The techniques used in Indian Head Massage for maintaining health and wellness have been handed down for generations. It is a holistic therapy, renowned for relieving symptoms of stress, anxiety, depression, and mental tension. The relaxation created by the Indian head massage induces relaxation between a person's inner and outer selves.
The beauty of Indian head massage is that you can have it almost anywhere - at home, work, or in a salon. You can be clothed or unclothed to receive this massage treatment, and the giver may use oils, cream, powder or nothing. Champissage is most effective when you receive it from someone else. However, self-massage can be very beneficial, as well.Simply mix cold water blended with oil and it is a very effective base for the head massage. It is versatile, in that it can be carried out anywhere, any time.
Origins of Indian Head Massage
Champi is the Indian word for "head massage" and is the origin of the English word shampoo. "Champi" in Hindi means, "having your head massaged." Being 'champi-ed' means having your head massaged.
Indian head massage is based on the ancient Ayurvedic healing system, practiced in India for over four thousand years. Women who used different oils such as coconut, almond, olive, and sesame according to the season to keep their hair strong, lustrous, and beautiful originally developed this massage. The technique is highly favored among Indian women who believe that regular head massage with natural vegetable oils keeps their long hair strong and healthy. Indian head massage helps to combat hair loss.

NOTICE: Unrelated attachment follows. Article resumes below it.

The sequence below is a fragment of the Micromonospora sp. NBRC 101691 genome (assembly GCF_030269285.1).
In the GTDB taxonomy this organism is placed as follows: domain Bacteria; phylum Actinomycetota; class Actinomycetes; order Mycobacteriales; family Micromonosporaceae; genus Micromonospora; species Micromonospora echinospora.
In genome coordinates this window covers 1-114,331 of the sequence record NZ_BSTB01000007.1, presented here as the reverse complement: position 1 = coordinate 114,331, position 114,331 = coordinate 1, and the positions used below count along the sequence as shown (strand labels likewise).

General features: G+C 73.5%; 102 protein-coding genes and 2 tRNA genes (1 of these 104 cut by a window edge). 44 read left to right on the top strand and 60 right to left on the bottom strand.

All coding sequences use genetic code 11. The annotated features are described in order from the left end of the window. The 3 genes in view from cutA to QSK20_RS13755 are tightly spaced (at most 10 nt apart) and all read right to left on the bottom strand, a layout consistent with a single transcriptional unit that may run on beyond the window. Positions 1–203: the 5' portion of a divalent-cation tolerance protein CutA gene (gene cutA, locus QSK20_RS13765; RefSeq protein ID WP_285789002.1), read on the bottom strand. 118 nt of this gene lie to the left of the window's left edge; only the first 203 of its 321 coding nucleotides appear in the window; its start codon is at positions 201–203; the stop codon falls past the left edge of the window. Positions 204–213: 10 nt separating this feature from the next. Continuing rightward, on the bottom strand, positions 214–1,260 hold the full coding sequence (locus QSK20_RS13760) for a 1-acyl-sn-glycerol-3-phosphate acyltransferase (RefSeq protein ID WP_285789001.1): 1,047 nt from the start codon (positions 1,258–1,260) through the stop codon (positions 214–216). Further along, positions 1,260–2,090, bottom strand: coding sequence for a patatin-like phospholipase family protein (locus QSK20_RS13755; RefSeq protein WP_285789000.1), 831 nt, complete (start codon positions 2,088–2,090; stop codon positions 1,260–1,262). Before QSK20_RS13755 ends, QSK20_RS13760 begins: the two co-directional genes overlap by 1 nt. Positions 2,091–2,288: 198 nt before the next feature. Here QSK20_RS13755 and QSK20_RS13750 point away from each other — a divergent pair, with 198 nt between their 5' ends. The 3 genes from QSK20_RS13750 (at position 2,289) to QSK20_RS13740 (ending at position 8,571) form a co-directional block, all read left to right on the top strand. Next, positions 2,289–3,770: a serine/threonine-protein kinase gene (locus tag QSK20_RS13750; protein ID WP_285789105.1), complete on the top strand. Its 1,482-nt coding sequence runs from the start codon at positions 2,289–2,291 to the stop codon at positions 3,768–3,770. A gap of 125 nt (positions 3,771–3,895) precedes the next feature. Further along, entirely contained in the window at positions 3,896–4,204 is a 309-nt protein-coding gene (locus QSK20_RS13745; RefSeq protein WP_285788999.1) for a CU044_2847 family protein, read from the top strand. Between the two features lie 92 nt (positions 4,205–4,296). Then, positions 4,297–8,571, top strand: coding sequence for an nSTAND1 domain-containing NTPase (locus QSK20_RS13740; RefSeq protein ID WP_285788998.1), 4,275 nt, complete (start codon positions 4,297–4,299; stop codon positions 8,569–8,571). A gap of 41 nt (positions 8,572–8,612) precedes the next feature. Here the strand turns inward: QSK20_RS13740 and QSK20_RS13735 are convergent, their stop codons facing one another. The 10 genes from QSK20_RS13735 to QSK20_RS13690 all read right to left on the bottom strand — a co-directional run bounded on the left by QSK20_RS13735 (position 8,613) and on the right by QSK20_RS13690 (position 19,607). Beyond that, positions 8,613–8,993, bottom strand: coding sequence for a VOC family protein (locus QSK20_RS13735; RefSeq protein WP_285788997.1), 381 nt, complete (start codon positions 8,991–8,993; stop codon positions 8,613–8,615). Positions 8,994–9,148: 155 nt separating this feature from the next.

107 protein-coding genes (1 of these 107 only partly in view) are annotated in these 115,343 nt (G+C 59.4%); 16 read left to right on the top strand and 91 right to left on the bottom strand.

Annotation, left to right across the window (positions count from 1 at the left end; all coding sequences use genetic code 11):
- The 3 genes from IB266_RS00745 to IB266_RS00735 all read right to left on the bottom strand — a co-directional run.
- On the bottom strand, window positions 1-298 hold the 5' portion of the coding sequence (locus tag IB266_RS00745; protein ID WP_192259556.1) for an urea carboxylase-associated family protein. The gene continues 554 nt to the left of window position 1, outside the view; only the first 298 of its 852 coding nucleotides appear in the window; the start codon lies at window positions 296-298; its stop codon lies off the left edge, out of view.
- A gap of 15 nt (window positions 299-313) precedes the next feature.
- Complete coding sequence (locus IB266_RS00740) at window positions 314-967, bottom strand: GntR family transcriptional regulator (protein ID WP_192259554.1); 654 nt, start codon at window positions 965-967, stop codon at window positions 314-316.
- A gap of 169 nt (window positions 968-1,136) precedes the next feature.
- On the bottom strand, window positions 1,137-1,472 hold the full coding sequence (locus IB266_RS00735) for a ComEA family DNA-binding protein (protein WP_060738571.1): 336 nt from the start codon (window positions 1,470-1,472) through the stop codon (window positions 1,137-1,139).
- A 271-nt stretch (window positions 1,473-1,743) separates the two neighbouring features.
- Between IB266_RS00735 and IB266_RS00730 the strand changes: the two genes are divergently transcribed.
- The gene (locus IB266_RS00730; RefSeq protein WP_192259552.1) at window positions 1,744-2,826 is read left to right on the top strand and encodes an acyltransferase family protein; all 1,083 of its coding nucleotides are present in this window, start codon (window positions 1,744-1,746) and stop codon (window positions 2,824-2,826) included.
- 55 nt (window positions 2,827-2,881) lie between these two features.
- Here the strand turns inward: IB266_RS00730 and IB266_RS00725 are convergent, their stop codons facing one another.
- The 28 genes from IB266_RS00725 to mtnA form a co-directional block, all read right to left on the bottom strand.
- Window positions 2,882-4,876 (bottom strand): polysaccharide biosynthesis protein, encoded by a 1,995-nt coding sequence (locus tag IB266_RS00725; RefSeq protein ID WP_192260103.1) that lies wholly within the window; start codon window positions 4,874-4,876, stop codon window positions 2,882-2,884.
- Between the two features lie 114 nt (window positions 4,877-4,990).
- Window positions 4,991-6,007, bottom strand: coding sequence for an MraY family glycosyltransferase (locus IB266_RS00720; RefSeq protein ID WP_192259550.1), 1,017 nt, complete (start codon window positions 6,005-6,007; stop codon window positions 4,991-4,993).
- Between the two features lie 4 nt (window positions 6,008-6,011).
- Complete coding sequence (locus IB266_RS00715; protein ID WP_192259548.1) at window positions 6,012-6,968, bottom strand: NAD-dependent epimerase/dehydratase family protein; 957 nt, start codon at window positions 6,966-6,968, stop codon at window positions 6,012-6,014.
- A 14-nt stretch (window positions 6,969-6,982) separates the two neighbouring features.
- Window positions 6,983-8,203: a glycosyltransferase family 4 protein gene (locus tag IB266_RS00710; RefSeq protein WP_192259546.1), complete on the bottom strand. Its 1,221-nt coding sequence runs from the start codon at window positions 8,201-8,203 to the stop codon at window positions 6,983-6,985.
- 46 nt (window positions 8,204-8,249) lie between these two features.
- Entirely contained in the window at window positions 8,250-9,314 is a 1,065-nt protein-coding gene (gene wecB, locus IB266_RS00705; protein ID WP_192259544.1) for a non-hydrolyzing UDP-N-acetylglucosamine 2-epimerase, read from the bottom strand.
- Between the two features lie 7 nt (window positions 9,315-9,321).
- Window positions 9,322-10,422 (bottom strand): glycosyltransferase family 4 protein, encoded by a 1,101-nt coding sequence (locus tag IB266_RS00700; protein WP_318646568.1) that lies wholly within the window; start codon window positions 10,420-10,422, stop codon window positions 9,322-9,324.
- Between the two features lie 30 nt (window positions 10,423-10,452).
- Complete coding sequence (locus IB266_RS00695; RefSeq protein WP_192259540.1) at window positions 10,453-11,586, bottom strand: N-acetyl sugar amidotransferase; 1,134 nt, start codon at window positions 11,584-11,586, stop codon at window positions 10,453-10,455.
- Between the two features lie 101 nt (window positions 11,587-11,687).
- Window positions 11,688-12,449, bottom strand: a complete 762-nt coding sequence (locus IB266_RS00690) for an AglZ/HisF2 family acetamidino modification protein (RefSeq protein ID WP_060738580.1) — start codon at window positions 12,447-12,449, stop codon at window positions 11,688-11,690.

Description of Indian Head Massage
The location should have good ventilation; natural light is preferable but not essential. This can be performed indoors or outdoors
All you will need is a chair for the person being massaged to sit on. It is also preferable to have a pillow as a barrier between the massage therapist and the receiver
A massage may last anywhere from 30 minutes-one hour
Soft calm music in the background can help relax the client.
a. Before starting ask the client to remove any heavy outdoor clothing and any accessories in the hair.
b. The massage therapist should wash her hands.
c. Client should sit up straight in a chair with their back resting on the back. Both feet must be placed flat on the floor.
d. The massage therapist should ask the client to take in a few deep breaths and concentrate on relaxing the shoulders.
e. Gently place your hands on the crown of the client's head. Using the palms and fingertips rub the head, going from the sides and back of your head up to the crown.
f. Use your fingertips and thumbs to press on the scalp in a downward and forward manner. This creates heat through friction by using small, rhythmic movements over one spot.
g. Run your fingertips through the hair at the sides of the head and at the same time close your fingers. Gently rub the areas in front and above the ears, using a circular motion.
h. The muscles on either side of the neck at the bottom of the skull are massaged next, by quickly rubbing them up and down with the fingertips. Then, tilt the head back and rest it on the thumbs for fifteen seconds.
i. Squeeze and relax the neck muscles, gently pulling them in a circular motion and go down and across to the tips of the shoulders. Use the right hand for the right side of the neck and the left for the left side.